Monday, August 21, 2006

Cat bites during petting


Cat bites during petting



This scenario has happened hundreds of thousands of times. You're petting a cat on its head and back and the cat seems to be in ecstasy. It's purring like a little motorcycle, looking absolutely content, when all of a sudden the cat pounces on your hand and takes a bite. It may even throw in a few paw swipes as well.

Usually the biting and/or scratching isn't too hard and it rarely breaks the skin but it still hurts and the recipient feels betrayed. What is going on? What's wrong with the cat? Is it Demonic? Psychotic? Dumb?

None of the above. Petting aggression in cats is absolutely normal. The reasons to petting aggression are not fully understood but research suggests that it has to do with the fact that the cat has mixed emotions about the whole petting phenomenon. Most adult cats that aren't related don't touch each other much except for fighting and sexual episodes. So even though the cats seems content, it may realize that this is not normal and an instinctive predatory response is elicited which results in biting.

Don't take it personally and don't punish or hit the cat. Understand and OBSERVE the cat's warning signs. Keep the petting sessions fairly short and end the session the second the cat exhibits warning signs. The best way to deal with this situation is to be aware of the cat's body language. The cat will always give you signals that it has had enough of of your petting. The key signal to watch for is a twitching tail and a body that starts to tense up. Ears may turn or flicker and the cat's head may also turn toward your hand. This is a classic predatory response and the cat's way of telling you to IMMEDIATELY stop petting and end the session.

Saturday, August 12, 2006

Pets in pain !


My dog or cat is in pain - pets in pain

When our pets act in unusual fashions, it is often because they are sick or they are in pain. Our pets cannot verbally tell us when they are in pain, so unless they are crying or communicating in a loud unusual way, we may well be unaware that they are suffering. The level of pain and an individual pet's tolerance to it will also determine how a pet will react to it. When the pain is less severe, or chronic but bearable, we must become more vigilant observers of our pets' body language. Cats, as a survival instinct (not to alert other predators that they are weak) can become unusually quiet when they are in pain. Dogs will sometimes exhibit this same 'extra quiet' behaviour when they are in pain, or they may avoid normal activities like walking up the stairs when they are suffering. This is especially true of older dogs that may be suffering with arthritis. As mentioned, the unusual behaviour itself is a sign that there is a problem.

Sometimes there is pretty clear evidence that something is not right with your pet. The repetitive licking or repetitive scratching of a particular area is often a good sign that there is a problem that indicates pain. If you suspect that your pet is in pain or has suffered a trauma somewhere on its body, you can attempt to verify this by GENTLY running your hands along your entire pet's body. Any sudden cries, sounds, twitches or even instinctual attempts to bite you, can be good indicators.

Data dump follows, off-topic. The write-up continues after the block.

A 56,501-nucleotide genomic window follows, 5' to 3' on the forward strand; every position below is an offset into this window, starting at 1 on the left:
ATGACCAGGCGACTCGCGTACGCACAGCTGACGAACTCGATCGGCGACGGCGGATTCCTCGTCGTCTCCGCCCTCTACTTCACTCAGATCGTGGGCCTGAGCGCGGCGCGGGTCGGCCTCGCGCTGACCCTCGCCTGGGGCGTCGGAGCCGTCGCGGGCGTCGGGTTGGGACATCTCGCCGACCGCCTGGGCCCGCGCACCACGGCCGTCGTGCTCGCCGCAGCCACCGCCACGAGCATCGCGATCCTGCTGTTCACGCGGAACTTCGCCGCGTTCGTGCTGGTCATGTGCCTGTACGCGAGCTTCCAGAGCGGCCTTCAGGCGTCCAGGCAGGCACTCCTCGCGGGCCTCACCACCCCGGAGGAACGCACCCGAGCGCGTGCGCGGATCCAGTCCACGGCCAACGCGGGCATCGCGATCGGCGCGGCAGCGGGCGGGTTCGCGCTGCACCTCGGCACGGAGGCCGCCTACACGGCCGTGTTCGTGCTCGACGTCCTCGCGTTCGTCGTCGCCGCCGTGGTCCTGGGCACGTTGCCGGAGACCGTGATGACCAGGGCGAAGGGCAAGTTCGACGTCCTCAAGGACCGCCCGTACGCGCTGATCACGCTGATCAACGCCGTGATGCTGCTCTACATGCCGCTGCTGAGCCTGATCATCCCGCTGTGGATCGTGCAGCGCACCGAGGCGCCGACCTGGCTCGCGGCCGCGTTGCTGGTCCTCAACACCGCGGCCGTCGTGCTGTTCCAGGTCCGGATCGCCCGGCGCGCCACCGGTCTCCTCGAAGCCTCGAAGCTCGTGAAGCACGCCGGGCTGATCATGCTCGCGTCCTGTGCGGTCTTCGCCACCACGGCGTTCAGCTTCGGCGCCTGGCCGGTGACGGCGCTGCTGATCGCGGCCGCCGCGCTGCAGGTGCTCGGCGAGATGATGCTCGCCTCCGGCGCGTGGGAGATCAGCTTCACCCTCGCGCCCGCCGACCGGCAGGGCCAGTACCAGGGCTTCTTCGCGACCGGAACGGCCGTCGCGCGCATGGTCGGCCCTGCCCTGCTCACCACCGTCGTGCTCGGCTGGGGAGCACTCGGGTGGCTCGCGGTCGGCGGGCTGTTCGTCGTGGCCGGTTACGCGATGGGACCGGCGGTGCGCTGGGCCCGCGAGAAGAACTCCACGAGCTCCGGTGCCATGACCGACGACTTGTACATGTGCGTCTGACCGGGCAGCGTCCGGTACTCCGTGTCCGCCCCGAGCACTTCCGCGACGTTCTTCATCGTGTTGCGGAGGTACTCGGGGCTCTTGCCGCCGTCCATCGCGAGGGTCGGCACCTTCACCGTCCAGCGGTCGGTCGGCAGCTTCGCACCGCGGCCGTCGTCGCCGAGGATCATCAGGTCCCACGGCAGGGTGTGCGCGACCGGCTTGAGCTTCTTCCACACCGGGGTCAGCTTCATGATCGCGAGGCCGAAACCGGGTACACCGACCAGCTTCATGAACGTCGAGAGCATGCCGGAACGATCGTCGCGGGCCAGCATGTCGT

There are times when you just know your pet is in pain. After any type of surgery for example, your pet will be in pain. If your pet is visibly and badly scratched up after a fight with another pet it will be in pain. There are terrific pain medications that your veterinarian can prescribe. Definitely ask your vet about pain relief for your pet and of course, bring your pet to see a veterinarian if you suspect your pet is in pain.

Note: If you suspect your pet is in pain, you must take it to the veterinarian. Never give human medications to a pet that is in pain. Many human medications like acetaminophen (Tylenol) are poisonous or deadly to pets.

Wednesday, August 02, 2006

Playing with kittens - biting kittens


Playing with kittens - biting kittens

There is no debating that new kittens are amongst the most fun creatures that you can play with. They jump, they're cuddly, frisky and love to nip at your hands. When kittens nip at you it's cute and it doesn't hurt...but they don't stay kittens for long.

Cat owners often make the mistake of using their hands and fingers as cat toys.They drag their hands along the floor pretending it's a spider or some other chase toy. Kitty pounces, nips and it's a cute game. This is a huge mistake because what ends up happening is that the kitten now associates your hands with the hunting and biting game. This is a hard instinct for the cat to break so never reinforce it by playing in this way at any time. NEVER use your hands as toys when playing with kittens.

Always use cat toys to actively play with your cat. Bendable plastic poles with strings or feathers attached are great. Any toy that dangles and moves somewhat like prey should entice your kitten when you are at the other end moving it slowly. Bring these toys out whenever you are ready to play. Have different toys out already so that kitty can play when you are not there.

If your kitten or cat does bite or nip at you, don't scold it. Instead, redirect its attention away from your hands with a cat toy. That way the cat will associate biting and play with a toy that is not you.

Sunday, July 30, 2006

Are your cats playing or fighting ?


Are your cats playing or fighting ?



If you have a multi cat household or your outdoor cats hang out with other cats, chances are you will encounter cat play. Cat play usually involves chasing, swatting, hissing and nipping. To a human though, cat play can often look rough, so how can you tell the difference? First off if you know that the two cats in question have never been friendly to each other then chances are what you are witnessing is fighting. Cat fighting is something that should be stopped through distraction, since it can lead to disease transmission and/or wounds and wound infections.